All the President’s Fundraisers | Just Explain It to Me!
Students: (Shout simultaneously) Officer Quincy!
Officer Quincy:(Smiles proudly) What are y’all doing here so late tonight?
Student 1: We just finished the first night of phonathon! (Takes a bite of pizza.) Help yourself.
Officer Quincy: That’s rocking fundraising, old-school. Get lots of money; we need raises. (Waves goodbye, takes a slice, and walks back to the cruiser.)
Officer Quincy: (Uses radio) Dispatch. This is Officer Quincy. All clear at Waterman Hall. Just phonathon students.
Dispatcher: Copy that. Over and out. (Dispatcher records, “Students getting money at Waterman Hall.”)
Rob: (Texts) Hey, Bennie, why would someone break into Waterman Hall? Isn’t that where the advancement office is located?
Bennie: (Texts) Don’t know. What are you thinking?
Rob: (Texts) I’m thinking students are looking for that $80 million the college just announced it raised.
Bennie: (Texts) Are you sure? I’m not. Sounds thin. Get a source.
Professor Deep Throat: Get out your notebook. The college is in danger. The list is longer than anyone can imagine. It involves the entire administration; it’s incredible.
Rob: Hey, aren’t you that professor who makes Tik Toks ranting about the administration? Those dance moves are extra. Didn’t you also make students wear those T-shirts with the cringe hashtag?
Professor Deep Throat: No names. Follow the money.
President: Now for other business. (Gets up and sticks a full-length puffy coat under the door.)
Provost: (Perplexed) What are you doing?
President: People might hear us.
Provost: OK. (Purses lips. Gives side-eye to the vice president for advancement.)
President: Have we all read the article in the student newspaper? The reporter accuses us of lying about donation totals and claims I have a secret slush fund.
Chief communications officer: All social media channels are going crazy. Newspapers are calling us wanting a statement. There are about 1,000 emails in the general alumni office account alone.
Vice president of enrollment: I agree with the complaints. I don’t understand gift counting-it sounds shifty to me.
Vice president for advancement: (Reflective) We should have had a campus forum on how campaign counting works. I knew just putting something up on the website wouldn’t be enough.
President: (Angrily) I told you. Don’t bring that up ever again. I don’t like talking about money.
Vice president for advancement: (Sighs and looks down.)
Chief communications officer: Looks like you’re going to have to do one now. Let’s start on talking points. We’ll craft a boilerplate email response, a letter to campus, and set a time for a campus forum.
Vice president for advancement: Here are a few high-level talking points. (Distributes handout and reads aloud.)
- The college has policies and procedures that dictate how contributions are counted. The length of the campaign is seven years, and only funds given or committed during that period are counted. The methods follow national guidelines, and they were approved by the Board of Trustees. Every year independent auditors test entries to ensure compliance with policies and procedures. An annual report is issued on progress, and a copy is posted online.
- We count contributions given outright and those pledged. An outright gift is one transacted during the current fiscal year. A pledge is a future commitment. For example, a donor could commit in writing to contributing $5,000 for each year over five years; the gift would be counted as a $25,000 gift. A donor might list the college in their estate plans. Essentially, the value of the gift is estimated and counted, even though it may be years before the gift is received. The amount counted for a bequest is dependent upon the age of the donor.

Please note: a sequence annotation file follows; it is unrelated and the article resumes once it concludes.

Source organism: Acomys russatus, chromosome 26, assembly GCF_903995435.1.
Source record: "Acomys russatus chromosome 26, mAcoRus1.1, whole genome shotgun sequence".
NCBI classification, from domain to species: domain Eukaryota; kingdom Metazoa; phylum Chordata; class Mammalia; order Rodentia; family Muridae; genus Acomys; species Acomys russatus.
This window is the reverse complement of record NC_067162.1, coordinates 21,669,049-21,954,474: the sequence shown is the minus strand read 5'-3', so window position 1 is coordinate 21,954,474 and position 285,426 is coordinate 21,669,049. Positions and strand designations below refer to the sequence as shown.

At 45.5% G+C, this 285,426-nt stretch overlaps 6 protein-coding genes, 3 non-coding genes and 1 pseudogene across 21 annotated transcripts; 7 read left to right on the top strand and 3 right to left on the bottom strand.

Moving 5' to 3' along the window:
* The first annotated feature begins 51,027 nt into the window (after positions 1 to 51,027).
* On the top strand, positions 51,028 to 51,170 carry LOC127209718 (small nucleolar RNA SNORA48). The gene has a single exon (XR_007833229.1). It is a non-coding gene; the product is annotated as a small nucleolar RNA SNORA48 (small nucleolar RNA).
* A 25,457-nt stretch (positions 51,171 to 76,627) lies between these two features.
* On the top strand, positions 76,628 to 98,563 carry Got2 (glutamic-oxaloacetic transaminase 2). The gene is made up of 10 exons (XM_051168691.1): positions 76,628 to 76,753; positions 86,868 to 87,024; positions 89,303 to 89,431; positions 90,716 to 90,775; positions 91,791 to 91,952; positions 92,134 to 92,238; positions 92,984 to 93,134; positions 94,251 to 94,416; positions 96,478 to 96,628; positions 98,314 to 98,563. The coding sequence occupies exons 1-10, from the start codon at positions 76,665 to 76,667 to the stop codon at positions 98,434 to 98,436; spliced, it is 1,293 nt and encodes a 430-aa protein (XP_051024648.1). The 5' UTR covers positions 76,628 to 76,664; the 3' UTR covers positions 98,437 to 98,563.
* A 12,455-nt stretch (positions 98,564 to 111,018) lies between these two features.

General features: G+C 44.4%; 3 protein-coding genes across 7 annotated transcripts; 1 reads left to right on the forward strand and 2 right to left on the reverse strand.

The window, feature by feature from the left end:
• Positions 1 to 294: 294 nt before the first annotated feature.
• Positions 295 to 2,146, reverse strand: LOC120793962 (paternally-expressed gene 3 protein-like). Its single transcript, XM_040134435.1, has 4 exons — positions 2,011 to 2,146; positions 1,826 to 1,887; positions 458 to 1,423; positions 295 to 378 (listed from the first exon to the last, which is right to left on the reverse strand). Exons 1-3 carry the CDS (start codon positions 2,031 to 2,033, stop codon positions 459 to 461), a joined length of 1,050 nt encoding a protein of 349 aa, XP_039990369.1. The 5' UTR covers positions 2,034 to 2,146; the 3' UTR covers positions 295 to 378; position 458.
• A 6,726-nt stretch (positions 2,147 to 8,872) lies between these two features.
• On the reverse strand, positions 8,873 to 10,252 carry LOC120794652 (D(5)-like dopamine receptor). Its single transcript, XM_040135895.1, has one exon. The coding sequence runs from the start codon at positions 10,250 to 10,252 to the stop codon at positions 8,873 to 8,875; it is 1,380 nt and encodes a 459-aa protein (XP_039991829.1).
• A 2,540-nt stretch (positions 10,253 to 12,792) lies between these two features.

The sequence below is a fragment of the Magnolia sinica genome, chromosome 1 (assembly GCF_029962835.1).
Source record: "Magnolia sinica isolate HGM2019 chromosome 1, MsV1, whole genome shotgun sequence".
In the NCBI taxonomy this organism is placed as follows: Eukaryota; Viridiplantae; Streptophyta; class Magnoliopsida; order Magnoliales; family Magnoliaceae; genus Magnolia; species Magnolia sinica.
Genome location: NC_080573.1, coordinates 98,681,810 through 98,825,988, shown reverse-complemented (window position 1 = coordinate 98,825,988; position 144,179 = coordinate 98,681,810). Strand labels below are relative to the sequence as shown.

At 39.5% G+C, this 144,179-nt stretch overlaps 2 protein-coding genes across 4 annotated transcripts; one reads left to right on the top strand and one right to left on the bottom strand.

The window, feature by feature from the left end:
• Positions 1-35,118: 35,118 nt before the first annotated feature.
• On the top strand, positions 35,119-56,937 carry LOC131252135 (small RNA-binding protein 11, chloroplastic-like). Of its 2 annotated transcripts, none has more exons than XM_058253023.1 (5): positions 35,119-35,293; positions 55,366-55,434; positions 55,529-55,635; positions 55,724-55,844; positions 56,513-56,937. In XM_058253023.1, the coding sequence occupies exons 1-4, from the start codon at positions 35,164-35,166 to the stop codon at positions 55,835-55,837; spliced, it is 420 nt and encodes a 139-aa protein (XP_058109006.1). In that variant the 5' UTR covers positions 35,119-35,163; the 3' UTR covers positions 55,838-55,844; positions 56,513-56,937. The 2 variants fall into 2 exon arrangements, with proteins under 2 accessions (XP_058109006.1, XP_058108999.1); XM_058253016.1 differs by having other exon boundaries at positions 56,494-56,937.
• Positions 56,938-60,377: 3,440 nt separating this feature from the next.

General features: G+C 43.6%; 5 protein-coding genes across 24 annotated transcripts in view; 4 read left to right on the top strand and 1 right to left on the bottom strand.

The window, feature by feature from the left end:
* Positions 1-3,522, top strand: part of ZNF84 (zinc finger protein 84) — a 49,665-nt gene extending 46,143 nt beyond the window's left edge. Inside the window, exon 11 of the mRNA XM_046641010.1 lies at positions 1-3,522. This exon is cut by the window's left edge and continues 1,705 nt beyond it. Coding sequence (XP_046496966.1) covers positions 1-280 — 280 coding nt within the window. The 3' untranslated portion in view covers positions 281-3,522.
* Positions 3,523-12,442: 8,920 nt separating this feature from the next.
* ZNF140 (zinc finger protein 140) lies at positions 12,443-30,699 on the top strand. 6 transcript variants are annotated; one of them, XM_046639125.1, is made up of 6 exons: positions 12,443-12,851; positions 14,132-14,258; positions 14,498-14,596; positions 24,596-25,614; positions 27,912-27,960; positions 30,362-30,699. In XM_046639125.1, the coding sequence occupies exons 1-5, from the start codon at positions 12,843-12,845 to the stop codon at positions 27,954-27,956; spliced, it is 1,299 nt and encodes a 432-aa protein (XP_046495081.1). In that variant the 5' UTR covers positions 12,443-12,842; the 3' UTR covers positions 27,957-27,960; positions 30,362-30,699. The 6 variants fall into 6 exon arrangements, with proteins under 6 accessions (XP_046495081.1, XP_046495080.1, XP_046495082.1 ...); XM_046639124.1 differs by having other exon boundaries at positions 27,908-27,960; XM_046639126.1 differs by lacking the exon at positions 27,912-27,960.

- Contributions may include noncash items such as personal and real property. Items may be artworks, equipment and real estate. The value of these items is counted in the total.
- Just because we have raised $80 million doesn’t mean that we have $80 million to spend now. Some of the funds are used to create endowments. An endowment means the principal gift is invested and only a portion of the earnings can be spent each year. For example, someone may give $5 million to create an endowment, but only 4 percent of the available earnings annually (or $200,000) can be used.
We can flesh out these points and others in greater detail. We’ll need graphs, charts, budgets and timelines.
President: Welcome. I am glad to see so many of you here today. There seem to be questions about the campaign, and I’m here to shed light on how gifts are counted. I can assure you that the totals are accurate.
Heckler from the crowd: (Screams) Liar!
President: (Calmly) I am not a liar. We’ve worked for every penny reported.
Crowd: (Chanting, louder and louder.) Liar. Liar. Liar.
Billy the Bronco: (Huckster-like) Faster than you can say “Bernstein and Woodward,” there’s always someone crying foul and getting forensic on fundraising campaign counting. Campaign counting is very complicated (obtuse, even), but that doesn’t mean there’s corruption.
Presidents, take note. In the absence of information, people fill the gaps with speculation, misinformation and conspiracy theories. Communicate often; explain more often. Don’t just communicate when there’s a problem.
A message to constituents. I know there’s a lot of bad behavior in higher education these days, but remember, academia has policies for literally everything. Just ask for them. Better yet, see if they are online and ask someone to explain them to you. Most people are just trying to do their jobs according to professional standards.
*This essay is a fictional account for the purpose of illustration.
Originally published at https://www.insidehighered.com.